If you don’t mind a little hike uphill you can see the incredible Multnomah from two other vantage points. The first is the historic Benson Bridge which dates from the early 1900s. The bridge dramatically spans two rock outcrops either side of the falls and allows you to see clearly the two separate tiers, sitting as it does between the two. At a height of 105ft the view down is worth the effort of getting here while looking up from your confined-space-perspective is an awe-inspiring experience.

A further mile uphill on a switchback trail brings you to the top of the falls where you will find an observation deck with a sensational and slightly stomach-churning view right over the edge. The deck also gives you some stunning views of the gorge from on high along with the falls known as Little Multnomah which are not visible from lower down.

If you have the time and energy you can also follow various paths off the main trail to explore other waterfalls in the area such as Wahkeena and Latourell.


waterfall in portland

Vista House at Crown Point

Both an exceptionally lovely building and a place to take in jaw-dropping views, dome-topped Vista House sits perched on a rocky outcrop with the Columbia River 733ft below. It is no accident that such sensational views both up and down the gorge can be taken in from this vantage spot either. Vista House was purpose-built in 1918 as an observatory, providing a travelers’ place to rest and refresh and was also intended to serve as a memorial to the region’s pioneers who had suffered hardships and deprivations to make settling here possible.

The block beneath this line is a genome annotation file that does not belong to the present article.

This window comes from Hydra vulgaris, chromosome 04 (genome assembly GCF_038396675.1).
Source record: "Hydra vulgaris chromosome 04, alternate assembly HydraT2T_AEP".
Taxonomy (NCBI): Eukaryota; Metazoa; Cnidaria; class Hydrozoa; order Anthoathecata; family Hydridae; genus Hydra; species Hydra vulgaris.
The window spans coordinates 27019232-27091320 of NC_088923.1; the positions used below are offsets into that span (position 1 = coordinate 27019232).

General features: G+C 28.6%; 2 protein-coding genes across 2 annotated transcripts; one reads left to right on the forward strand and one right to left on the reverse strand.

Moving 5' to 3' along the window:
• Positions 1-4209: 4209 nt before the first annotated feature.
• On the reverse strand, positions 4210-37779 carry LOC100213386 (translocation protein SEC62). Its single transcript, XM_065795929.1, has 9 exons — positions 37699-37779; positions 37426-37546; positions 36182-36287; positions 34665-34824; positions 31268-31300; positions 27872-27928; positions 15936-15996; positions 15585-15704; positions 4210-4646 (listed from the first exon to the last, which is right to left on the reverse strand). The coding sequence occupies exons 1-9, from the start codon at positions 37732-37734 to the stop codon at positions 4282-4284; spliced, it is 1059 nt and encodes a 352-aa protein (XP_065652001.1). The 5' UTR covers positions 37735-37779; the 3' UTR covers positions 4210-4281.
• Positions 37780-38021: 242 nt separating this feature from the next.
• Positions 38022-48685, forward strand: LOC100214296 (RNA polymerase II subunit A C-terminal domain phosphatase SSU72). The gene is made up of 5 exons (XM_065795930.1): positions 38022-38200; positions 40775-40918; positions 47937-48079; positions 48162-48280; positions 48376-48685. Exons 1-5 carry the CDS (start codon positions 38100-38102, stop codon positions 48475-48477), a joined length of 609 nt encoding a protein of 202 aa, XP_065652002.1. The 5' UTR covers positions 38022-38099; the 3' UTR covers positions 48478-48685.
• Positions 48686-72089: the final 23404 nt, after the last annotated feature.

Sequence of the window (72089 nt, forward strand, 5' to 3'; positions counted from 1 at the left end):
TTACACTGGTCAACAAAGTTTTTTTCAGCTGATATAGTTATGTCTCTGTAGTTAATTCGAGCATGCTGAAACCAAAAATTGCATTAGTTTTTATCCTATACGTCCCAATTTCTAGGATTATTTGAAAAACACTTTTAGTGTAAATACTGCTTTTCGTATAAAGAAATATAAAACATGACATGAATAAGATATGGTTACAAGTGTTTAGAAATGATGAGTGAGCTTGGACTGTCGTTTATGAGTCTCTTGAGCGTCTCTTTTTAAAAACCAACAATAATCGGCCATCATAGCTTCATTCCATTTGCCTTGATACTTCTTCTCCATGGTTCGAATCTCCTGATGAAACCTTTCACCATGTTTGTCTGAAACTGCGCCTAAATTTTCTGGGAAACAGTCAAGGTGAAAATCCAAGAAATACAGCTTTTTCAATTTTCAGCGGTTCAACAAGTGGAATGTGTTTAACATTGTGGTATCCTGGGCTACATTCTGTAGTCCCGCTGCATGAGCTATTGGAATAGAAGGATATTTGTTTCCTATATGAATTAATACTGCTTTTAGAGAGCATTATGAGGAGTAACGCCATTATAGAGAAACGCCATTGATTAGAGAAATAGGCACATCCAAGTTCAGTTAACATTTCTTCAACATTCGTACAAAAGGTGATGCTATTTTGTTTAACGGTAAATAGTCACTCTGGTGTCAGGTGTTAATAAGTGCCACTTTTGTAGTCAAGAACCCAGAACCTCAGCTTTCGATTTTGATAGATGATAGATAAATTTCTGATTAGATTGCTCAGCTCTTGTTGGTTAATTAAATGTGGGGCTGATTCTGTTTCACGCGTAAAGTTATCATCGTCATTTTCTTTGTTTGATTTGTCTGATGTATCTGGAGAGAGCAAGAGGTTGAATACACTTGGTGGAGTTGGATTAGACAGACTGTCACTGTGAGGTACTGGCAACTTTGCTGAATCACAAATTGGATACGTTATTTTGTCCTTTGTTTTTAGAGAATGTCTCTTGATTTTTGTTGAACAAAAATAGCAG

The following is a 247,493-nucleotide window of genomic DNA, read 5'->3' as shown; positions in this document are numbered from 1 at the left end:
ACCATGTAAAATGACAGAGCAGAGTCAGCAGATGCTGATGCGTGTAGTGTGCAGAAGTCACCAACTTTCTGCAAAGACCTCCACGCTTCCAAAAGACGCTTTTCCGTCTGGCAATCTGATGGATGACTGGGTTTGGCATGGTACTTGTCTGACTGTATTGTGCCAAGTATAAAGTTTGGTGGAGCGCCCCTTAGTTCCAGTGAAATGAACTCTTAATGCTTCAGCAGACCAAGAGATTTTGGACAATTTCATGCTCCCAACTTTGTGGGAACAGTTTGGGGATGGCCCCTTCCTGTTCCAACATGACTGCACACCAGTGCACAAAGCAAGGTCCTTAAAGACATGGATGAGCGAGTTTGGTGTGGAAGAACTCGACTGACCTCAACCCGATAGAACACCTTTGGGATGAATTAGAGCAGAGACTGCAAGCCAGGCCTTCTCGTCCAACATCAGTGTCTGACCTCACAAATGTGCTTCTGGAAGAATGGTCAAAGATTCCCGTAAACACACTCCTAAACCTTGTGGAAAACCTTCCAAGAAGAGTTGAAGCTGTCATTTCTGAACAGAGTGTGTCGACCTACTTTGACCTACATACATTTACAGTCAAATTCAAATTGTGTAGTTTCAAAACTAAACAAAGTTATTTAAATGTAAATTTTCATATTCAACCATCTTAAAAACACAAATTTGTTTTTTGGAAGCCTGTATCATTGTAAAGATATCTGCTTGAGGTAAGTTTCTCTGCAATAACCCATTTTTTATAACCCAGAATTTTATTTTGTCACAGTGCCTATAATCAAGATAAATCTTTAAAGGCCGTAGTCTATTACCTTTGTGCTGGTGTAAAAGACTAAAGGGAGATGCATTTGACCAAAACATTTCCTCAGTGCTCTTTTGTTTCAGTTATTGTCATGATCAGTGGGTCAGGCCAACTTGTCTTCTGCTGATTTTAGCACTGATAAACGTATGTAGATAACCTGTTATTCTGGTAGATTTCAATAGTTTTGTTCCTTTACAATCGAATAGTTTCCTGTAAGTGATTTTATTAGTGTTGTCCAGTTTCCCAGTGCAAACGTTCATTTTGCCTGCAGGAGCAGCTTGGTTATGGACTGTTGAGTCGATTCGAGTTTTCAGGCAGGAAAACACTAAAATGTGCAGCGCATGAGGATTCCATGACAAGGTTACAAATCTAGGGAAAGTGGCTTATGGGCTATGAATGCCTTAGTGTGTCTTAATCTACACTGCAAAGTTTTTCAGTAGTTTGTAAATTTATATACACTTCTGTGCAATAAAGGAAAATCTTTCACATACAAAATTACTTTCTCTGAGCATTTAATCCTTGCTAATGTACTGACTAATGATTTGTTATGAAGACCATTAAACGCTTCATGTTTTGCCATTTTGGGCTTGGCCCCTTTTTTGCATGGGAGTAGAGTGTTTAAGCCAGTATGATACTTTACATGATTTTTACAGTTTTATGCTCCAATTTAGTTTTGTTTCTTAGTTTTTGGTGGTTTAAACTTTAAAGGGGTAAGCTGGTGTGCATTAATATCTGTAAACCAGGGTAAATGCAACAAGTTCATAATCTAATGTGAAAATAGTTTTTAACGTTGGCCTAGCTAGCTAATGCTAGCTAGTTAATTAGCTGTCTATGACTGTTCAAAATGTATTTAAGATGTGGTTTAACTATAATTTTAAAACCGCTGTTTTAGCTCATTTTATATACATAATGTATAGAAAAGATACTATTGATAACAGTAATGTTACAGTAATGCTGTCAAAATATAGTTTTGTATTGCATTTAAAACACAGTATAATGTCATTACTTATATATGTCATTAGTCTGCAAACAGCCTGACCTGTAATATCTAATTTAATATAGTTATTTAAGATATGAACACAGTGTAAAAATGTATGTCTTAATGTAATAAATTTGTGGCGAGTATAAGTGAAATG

Hexagonal in shape and of an ornate Art Nouveau style, its architect Edgar M. Lazarus described his design as ‘a temple to the natural beauty of the gorge’. The interior of Vista House – now incorporated into the US’s National Register of Historic Places – features a wealth of marble making up the floors, stairs and even extending to the public bathrooms. You can take the stairs from the ground floor level to ascend to a viewing platform located just beneath the bronze-lined dome.

Bonneville Lock and Dam

The third of the river gorge’s three main highlights – the Bonneville Lock and Dam – is a very different experience. Mind-boggling in scale, this vast structure built in the 1930s was the Colombia River’s first hydroelectric power plant dam which today can be visited and explored.